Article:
Skin issues with our beloved pets can be relieved with the healing, soothing benefits of a plant you've probably viewed as nothing more than a weed.
Plantain is a lowly "weed" we see in lawns and wayside places. One of those wild herbs we step on without a thought but should you suffer a bee or bug bite look for the fresh plant, wad a leaf into a poultice to get the juices flowing and apply to the bite. Take note how quickly the pain of the sting is neutralized. Plantain (Plantago major) is one of the world’s most common herbs. Also known as the “Mother of Herbs,” it is one of the top three common medicinal herbs along with dandelion and chicory. Most plantain plants have leaves with veins that fork outward from a central midrib. Plantain does not have a blossom, it only has a compact seed head that shoots upward and turns from green to brown as the seeds mature.
Plantain is both edible and a first-choice remedy for many skin ailments. All parts of the plant, including the seeds, are usable. The herb plantain is not related to the cooking banana, often known as a Mexican or Spanish banana.
Infused in cold-pressed extra virgin olive oil to draw out its astringent and antimicrobial qualities, plantain is combined with the wonders of chamomile. Chamomile is so very gentle and as an anti-inflammatory, is used extensively in the care of inflamed skin conditions. Being rich in antioxidants, olive oil alone is very healing to the skin. Add healing herbs and we have a very medicinal oil.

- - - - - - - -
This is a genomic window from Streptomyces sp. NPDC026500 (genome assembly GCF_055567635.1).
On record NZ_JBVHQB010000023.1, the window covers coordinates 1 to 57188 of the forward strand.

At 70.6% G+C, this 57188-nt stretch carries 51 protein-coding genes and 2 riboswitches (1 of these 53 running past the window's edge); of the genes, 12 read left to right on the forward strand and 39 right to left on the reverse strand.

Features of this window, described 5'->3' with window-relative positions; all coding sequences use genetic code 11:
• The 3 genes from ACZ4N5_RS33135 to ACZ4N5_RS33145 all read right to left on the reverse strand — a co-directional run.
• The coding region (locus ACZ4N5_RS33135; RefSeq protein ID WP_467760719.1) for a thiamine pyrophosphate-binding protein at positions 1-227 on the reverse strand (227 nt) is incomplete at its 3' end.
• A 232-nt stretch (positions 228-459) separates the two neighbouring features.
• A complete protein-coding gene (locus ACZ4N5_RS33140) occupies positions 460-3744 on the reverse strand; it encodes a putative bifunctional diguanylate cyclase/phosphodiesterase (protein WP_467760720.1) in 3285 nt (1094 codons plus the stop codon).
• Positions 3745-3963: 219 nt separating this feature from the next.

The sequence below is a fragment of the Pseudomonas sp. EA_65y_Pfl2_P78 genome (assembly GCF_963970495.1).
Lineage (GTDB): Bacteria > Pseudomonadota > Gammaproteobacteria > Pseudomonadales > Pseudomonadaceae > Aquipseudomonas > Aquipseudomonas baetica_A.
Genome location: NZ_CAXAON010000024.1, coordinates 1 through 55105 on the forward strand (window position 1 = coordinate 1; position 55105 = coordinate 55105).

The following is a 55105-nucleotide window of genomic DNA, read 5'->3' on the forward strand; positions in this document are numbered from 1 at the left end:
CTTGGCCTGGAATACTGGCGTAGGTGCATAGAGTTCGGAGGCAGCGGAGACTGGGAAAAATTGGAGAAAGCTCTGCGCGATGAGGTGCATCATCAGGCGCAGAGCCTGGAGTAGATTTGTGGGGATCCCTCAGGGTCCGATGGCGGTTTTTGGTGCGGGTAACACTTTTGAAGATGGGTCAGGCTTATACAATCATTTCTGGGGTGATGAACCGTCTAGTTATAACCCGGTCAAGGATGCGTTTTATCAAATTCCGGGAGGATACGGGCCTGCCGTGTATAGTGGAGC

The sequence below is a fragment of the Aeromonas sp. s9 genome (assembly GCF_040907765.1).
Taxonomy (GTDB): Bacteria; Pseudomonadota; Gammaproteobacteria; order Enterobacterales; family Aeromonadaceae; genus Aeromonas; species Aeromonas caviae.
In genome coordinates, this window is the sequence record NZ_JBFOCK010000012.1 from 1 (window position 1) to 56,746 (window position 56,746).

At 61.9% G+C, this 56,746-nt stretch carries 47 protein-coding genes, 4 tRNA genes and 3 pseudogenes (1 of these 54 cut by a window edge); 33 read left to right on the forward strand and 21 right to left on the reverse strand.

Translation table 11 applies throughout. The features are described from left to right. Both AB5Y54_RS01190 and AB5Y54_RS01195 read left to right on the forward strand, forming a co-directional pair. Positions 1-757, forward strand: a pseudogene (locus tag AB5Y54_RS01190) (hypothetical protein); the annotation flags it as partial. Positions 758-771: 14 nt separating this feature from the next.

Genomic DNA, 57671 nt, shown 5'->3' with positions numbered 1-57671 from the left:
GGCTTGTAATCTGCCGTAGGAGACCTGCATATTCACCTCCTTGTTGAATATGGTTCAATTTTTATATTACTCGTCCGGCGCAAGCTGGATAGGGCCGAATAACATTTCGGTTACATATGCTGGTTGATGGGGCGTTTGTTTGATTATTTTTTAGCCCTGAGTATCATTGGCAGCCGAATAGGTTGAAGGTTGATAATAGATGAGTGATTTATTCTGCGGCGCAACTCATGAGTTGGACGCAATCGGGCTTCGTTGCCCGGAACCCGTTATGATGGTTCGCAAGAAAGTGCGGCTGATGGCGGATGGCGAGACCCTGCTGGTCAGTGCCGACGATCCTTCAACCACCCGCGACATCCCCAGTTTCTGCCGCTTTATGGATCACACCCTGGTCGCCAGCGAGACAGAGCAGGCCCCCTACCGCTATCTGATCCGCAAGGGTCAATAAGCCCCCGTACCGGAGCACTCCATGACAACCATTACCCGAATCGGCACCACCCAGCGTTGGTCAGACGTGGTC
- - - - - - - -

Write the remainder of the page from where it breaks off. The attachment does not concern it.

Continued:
Unrefined Coconut oil acts as an emulsifier and helps stiffen the cream, but it's known in skin care for its cooling effects for inflamed skin conditions or minor burns. Coconut oil is very popular for its ability to help skin retain moisture, therefore it is popular as a hydrator for chronic dry skin and itchy, allergy prone skin conditions with pets.
Hot spots can develop very quickly with the constant biting and licking and unless the obsessive aggravation to the skin can be curbed, the tender, inflamed area can start to ooze.
Coconut oil contains properties that help reduce inflammation and aid in tissue repair. This comes from the type of fats it is made of. More than 90% is a good type of saturated fat called medium chin triglycerides. These good fats are made up of Lauric Acid, Capric Acid, Caprylic Acid, Myristic Acid and Palmitic. These have antibacterial, antiviral and anti-fungal properties, therefore good for the health of the skin and coat.
Note if planning to use the balm on a cat:
Cat livers don't have the enzymes necessary to break down chemicals in many essential oils. Being cats are fastidious in their grooming you have to be careful to use only those safe for cats. Roman chamomile is on the safe list if properly diluted in a carrier oil. The dilution rate in the pet salves are low but if you'd rather it be left out just let me know.
An informative blog post on pet care at home:
Natural, environmentally friendly and affordable home remedies and personal body care for the family. Homemade, handmade, organic when possible, all with a touch of the love and wisdom from past generations. Knowledge of what is in your products is the start to taking back control as a consumer.